Jakarta (AsiaNews) - With the election to the People's Representative Council (lower house) set for next Wednesday, Indonesia's Catholic bishops have issued an appeal against abstentionism, calling on the faithful to be guided by "ethical and moral values."
On the initiative of its president, Mgr Suharyo Ignatius, archbishop of Jakarta, and its general secretary, Mgr Johannes Pujasumarta, archbishop of Semarang, the Catholic Bishops' Conference of Indonesia (KWI) published a pastoral letter urging Catholics to avoid dispersing their votes, and cast instead an "informed and intelligent" ballot.
In their statement to the faithful, the bishops urge Catholics around the country to assert their civil rights rather than giving in to the scepticism that is prevailing with regards to all levels of political life.
With two elections - parliamentary (9 April) and presidential (9 July) - scheduled, 2014 will be crucial for Indonesia's political, social and economic future. At the same time, many criticise the presence of "old faces" and hope for a real renewal of the political class.
The recent cases of corruption and wrongdoing involving politicians and government officials close to President Susilo Bambang Yudhoyono and his administration have exacerbated the gap between those in power and the people.
In view of this, the bishops want voters to take part in the process in a responsible manner. "Your vote is important," the letter says, "because those who will be elected in the general election will shape the future of the nation and will affect, among other things, its social and economic well-being." Hence, "assert your civil rights and participate in the country's political life in order to shape its future. Not voting simply means losing the opportunity of making it better."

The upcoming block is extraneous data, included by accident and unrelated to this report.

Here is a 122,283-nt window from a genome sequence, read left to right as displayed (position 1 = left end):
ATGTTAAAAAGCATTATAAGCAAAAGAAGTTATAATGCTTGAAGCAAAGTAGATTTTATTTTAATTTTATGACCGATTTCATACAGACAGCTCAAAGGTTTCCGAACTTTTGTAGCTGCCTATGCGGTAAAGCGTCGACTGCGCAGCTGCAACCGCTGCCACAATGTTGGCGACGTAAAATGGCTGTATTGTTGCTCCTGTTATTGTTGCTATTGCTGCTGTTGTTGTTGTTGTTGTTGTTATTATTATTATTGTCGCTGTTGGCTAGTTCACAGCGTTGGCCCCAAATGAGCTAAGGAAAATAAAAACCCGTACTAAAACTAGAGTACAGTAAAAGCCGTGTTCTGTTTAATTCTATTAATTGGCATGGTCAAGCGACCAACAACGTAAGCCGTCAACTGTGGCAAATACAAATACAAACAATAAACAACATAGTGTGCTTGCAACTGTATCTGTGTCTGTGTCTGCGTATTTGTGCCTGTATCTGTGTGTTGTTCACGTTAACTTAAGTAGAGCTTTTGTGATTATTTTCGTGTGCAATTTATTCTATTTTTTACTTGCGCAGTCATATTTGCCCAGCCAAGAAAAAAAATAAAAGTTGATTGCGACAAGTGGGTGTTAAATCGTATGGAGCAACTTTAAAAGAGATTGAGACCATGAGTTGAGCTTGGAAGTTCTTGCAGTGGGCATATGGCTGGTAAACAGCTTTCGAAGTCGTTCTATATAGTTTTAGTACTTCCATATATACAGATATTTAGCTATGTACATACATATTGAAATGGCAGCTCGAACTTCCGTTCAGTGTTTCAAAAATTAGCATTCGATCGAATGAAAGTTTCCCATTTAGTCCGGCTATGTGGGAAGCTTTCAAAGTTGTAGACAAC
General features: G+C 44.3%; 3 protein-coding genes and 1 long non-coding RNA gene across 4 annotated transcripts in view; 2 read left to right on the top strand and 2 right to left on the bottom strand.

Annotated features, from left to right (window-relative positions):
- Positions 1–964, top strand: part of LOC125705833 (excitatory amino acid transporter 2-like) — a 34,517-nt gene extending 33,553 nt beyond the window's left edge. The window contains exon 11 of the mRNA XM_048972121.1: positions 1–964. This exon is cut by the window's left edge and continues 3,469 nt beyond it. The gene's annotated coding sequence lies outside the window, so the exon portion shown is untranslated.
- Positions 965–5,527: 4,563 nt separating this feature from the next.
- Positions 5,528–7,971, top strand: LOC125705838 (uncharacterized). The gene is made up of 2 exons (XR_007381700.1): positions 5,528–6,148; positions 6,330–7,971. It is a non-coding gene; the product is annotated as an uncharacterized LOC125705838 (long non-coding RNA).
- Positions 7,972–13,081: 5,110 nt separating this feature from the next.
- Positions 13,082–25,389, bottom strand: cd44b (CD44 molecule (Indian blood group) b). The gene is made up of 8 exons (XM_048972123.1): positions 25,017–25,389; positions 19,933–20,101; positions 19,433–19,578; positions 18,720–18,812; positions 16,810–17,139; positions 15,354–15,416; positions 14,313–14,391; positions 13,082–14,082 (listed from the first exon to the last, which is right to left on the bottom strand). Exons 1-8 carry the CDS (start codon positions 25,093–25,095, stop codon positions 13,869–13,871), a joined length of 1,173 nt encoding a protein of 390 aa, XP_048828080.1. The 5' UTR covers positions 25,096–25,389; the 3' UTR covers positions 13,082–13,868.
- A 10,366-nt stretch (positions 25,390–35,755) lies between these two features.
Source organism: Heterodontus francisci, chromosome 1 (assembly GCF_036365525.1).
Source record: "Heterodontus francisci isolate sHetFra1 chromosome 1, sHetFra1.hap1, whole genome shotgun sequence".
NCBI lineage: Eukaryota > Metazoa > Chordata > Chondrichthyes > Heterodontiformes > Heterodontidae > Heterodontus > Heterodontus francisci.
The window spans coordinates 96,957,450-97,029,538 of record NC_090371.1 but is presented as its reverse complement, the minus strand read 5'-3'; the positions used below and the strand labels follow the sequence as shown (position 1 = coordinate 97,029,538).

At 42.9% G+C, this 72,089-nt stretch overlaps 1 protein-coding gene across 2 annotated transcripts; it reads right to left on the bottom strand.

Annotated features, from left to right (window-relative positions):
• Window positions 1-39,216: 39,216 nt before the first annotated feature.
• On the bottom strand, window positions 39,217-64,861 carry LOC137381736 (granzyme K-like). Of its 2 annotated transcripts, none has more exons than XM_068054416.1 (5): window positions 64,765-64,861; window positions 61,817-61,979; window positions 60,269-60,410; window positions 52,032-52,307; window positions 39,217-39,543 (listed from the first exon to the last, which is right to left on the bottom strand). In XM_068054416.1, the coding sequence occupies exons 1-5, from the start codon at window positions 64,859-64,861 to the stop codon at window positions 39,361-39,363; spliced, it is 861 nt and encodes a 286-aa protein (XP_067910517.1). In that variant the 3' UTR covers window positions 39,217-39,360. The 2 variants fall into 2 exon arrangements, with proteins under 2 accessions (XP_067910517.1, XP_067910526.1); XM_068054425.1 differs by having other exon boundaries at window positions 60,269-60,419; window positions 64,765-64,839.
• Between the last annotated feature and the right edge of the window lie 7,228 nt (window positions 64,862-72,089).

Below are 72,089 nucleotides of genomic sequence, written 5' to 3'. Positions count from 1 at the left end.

In their pastoral letter, the bishops also laid out some guidelines for choosing the candidates, who should be open-minded, love their country, show political and moral probity and have no past involvement in corruption and abuse; be generous and friendly to other without ulterior motives, and be committed to Pancasila and pluralism, which are the principles of unity and openness laid down in the country's 1945 constitution.
Recently, Mgr Julianus Sunarko, bishop of Purwokerto, met dozens of Catholic candidates behind closed doors. In his meetings, he urged them to continue their work with honesty, rigour, and care for the most urgent problems of their fellow citizens.
Indonesia is the world's most populous Muslim (Sunni) nation in the world (86 per cent Muslim). Although it upholds constitutional principles of basic personal freedoms (including religious freedom), it has increasingly become the scene of violence and abuse against minorities.
Christians represent 5.7 per cent of the population with Catholics just over 3 per cent. Hindus are 1.8 per cent and 3.4 per cent profess other religions.
The constitution guarantees freedom of religion, but Christians have suffered from acts of violence and abuse, especially where extremist versions of Islam, like in Aceh, are entrenched.